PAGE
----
Kortelopet skate skiers will skate with Birkie skate skiers until the 9-kilometer mark where they will venture to the left and enter their own trail. They will finish their 23-kilometer race at Telemark Resort in Cable. The Kortelopet classic skiers will start and ski their race with the Birkie classic skiers until the 9-kilometer point where they will enter the Kortelopet Trail to finish alongside Kortelopet skate skiers.
The challenge of skiing the rolling hills as well as the opportunity to experience the camaraderie and diverse gathering of cultures from around the world lure participants from 21 countries and 48 United States.
“The Birkie brings thousands of people from around the world to Wisconsin to experience our hospitality, our beautiful winter season, and the spirit of competition that embodies the American Birkebeiner,” said Ned Zuelsdorff, Executive Director of the ABSF. “It’s always exciting to hear the variety of languages spoken at the American Birkebeiner each year as skiers descend upon the small communities of Cable and Hayward.”
“In fact this year the American Birkebeiner will welcome Norwegian Bjorn Daehlie, the most accomplished cross country skier of all time as he skis the 54-Kilometer Birkie Classic race and participates in additional American Birkebiner events as an Ambassador for Multiple Sclerosis Research and the Birkie Skiers for Cures fundraising campaign.”
Skiers see a side of the Sawyer and Bayfield County forest that others rarely experience. Even elite athletes regularly comment on the quality of the Birkie Trail, which features some of the most scenic and challenging terrain in the Worldloppet ski circuit of 15 international races.
Skiers are cheered on by 15,000 spectators lining the race course and finish lines, ringing cowbells, and shouting words of encouragement. Add music and the banter of the announcers, and you can understand why all the excitement sparks that final adrenalin rush and empowers skiers to cross the finish line feeling an incredible sense of victory and personal accomplishment.
“While truly great skiers, including Olympians, come to the Birkie, most of our skiers are everyday people who work full-time, raise families, and love the outdoors,” Zuelsdorff said. “They ski because it's a challenge, it’s fun, friends are on the trail with them, it keeps them active, and lots of other reasons which are often personal stories. I recall the year I skied after having heart surgery and having tears run down my face while skiing up Main Street to the finish line.”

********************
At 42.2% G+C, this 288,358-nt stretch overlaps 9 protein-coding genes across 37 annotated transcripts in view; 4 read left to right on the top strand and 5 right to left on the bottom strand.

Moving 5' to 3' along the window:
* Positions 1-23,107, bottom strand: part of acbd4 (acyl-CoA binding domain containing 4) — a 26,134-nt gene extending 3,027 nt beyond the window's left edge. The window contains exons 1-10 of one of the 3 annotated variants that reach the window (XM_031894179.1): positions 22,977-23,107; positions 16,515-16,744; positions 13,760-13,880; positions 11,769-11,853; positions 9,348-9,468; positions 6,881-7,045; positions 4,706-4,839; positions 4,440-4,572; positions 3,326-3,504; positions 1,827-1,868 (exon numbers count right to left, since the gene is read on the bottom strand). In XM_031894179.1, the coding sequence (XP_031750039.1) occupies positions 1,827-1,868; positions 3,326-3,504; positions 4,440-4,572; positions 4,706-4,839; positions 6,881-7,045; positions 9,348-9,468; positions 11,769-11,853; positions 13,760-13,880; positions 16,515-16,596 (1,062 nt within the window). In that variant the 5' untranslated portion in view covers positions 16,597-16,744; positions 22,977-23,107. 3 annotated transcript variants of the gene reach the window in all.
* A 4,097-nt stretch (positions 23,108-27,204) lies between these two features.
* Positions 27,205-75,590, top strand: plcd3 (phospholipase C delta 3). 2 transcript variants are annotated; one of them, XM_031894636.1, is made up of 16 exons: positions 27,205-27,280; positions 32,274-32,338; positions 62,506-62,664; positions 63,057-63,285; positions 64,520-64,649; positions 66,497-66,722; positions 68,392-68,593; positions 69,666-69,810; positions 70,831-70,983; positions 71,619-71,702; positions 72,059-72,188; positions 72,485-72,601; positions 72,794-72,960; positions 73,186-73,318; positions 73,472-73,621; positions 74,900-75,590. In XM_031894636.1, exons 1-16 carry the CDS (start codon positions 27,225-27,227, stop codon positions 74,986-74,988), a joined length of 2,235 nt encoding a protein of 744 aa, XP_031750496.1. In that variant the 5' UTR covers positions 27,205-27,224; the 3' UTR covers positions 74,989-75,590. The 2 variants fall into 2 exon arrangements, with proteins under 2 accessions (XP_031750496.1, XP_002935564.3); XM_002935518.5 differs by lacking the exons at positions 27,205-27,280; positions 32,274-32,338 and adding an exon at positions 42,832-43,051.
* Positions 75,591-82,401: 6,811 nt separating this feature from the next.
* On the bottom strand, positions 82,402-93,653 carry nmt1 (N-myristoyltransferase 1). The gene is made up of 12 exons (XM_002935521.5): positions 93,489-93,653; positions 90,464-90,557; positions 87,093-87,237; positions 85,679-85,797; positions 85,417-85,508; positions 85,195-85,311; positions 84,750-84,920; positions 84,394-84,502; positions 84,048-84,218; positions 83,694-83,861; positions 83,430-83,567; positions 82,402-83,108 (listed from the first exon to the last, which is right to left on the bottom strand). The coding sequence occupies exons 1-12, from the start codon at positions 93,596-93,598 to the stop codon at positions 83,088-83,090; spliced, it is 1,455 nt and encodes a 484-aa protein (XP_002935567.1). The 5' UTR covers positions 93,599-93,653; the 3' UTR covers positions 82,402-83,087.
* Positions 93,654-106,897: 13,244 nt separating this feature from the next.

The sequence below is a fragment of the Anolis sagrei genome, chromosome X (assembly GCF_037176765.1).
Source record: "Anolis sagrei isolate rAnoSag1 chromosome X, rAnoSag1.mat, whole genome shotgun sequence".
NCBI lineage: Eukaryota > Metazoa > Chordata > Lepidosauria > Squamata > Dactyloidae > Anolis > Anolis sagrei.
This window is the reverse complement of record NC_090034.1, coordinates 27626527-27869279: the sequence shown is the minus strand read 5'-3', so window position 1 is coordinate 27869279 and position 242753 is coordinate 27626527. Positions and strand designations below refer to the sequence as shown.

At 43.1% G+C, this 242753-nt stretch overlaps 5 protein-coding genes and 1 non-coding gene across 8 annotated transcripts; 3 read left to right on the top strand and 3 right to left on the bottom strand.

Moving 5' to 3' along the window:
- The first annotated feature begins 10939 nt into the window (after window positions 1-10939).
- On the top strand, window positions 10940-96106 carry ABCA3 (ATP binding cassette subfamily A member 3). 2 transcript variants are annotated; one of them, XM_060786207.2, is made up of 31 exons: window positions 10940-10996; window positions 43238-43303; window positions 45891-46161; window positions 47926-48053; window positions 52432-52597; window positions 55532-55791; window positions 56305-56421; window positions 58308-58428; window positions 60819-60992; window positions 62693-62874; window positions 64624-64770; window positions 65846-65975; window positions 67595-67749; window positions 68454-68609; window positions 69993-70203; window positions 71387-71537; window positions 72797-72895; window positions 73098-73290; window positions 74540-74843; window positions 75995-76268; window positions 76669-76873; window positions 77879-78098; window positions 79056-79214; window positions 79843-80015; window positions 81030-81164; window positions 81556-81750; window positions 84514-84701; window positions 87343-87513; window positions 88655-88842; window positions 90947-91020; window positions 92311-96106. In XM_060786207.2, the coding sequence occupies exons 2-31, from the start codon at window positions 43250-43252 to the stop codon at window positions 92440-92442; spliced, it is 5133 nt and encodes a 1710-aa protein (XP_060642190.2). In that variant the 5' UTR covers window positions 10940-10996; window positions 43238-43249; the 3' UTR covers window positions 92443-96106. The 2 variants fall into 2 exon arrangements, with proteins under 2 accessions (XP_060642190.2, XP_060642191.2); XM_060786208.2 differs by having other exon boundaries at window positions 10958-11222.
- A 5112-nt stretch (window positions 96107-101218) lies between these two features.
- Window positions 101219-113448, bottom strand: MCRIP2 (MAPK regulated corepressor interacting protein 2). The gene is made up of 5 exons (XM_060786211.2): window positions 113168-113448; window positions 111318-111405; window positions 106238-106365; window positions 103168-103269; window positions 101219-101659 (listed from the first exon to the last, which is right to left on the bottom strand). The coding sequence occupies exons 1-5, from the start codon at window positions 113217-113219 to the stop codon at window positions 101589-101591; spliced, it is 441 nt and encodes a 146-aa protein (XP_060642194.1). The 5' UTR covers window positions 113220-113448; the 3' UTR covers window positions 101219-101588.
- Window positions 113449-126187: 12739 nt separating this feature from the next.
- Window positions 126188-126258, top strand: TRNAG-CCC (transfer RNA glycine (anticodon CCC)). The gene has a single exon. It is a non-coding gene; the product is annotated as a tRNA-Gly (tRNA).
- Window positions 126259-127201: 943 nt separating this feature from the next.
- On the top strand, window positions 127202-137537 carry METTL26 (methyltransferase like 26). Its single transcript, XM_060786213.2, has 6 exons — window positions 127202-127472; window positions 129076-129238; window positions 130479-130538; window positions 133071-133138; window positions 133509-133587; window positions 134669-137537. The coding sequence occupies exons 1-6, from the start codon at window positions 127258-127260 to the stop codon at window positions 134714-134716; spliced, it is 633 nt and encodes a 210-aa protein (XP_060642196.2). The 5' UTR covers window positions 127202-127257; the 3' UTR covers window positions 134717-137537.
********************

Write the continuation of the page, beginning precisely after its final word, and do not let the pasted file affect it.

Zuelsdorff said skiers may register at Telemark Resort on Thursday, February 19th and Friday, February 20th for the 50K Birkie Skate, 54K Birkie Classic, 23K Kortelopet and Prince Haakon 8K. Race registration closes at 6:00 p.m. on Friday.
“It’s quick and easy to log on to www.birkie.com to register for the Birkebeiner or Kortelopet,” he said. “Another option is to download the registration form and fax it to the Birkie office at 715.634.5663. The deadline for online and faxed race registrations is Friday, February 13th at midnight. And, of course, skiers can call us at 715.634.5025 or email firstname.lastname@example.org. We’re eager to answer questions and get more people out enjoying the weekend.”
“There really is something for everybody,” Zuelsdorff said. “Birkie 2009 will be a fantastic tribute and a recognition of all the skiers, sponsors, volunteers and businesses who
have driven the event for 36 years. We’ll commemorate Tony Wise with a photo installation on the Wall of Champions both at Telemark Resort and in the Birkie office in Hayward during the Welcoming Ceremonies on Friday, Feb. 21.”
For up-to-the-minute information, log on to www.birkie.com.
Birkie 2009 is sponsored by Subaru, Becker Law Office SC, Premier Physical Medicine and Wellness Clinic, Johnson Bank, Sawyer County Record and other businesses throughout the region and country.